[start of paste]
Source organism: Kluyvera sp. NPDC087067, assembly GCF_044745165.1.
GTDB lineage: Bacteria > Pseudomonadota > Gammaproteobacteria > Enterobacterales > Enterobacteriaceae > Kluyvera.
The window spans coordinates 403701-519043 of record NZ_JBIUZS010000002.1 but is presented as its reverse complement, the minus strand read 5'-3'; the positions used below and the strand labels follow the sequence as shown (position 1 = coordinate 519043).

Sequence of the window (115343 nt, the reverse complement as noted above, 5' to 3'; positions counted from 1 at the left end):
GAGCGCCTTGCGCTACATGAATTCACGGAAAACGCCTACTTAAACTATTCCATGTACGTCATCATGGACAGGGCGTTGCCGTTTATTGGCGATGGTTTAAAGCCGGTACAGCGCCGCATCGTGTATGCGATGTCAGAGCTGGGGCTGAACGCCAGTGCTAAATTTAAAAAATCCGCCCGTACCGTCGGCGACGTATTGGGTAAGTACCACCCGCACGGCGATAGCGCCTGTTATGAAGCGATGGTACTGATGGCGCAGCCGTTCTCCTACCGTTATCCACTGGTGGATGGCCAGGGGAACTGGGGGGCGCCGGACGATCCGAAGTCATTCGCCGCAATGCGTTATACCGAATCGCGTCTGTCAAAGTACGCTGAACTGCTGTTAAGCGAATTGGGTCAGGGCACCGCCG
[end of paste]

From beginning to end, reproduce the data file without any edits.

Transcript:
Source organism: Kluyvera sp. NPDC087067, assembly GCF_044745165.1.
GTDB lineage: Bacteria > Pseudomonadota > Gammaproteobacteria > Enterobacterales > Enterobacteriaceae > Kluyvera.
The window spans coordinates 403701-519043 of record NZ_JBIUZS010000002.1 but is presented as its reverse complement, the minus strand read 5'-3'; the positions used below and the strand labels follow the sequence as shown (position 1 = coordinate 519043).

Sequence of the window (115343 nt, the reverse complement as noted above, 5' to 3'; positions counted from 1 at the left end):
GAGCGCCTTGCGCTACATGAATTCACGGAAAACGCCTACTTAAACTATTCCATGTACGTCATCATGGACAGGGCGTTGCCGTTTATTGGCGATGGTTTAAAGCCGGTACAGCGCCGCATCGTGTATGCGATGTCAGAGCTGGGGCTGAACGCCAGTGCTAAATTTAAAAAATCCGCCCGTACCGTCGGCGACGTATTGGGTAAGTACCACCCGCACGGCGATAGCGCCTGTTATGAAGCGATGGTACTGATGGCGCAGCCGTTCTCCTACCGTTATCCACTGGTGGATGGCCAGGGGAACTGGGGGGCGCCGGACGATCCGAAGTCATTCGCCGCAATGCGTTATACCGAATCGCGTCTGTCAAAGTACGCTGAACTGCTGTTAAGCGAATTGGGTCAGGGCACCGCCG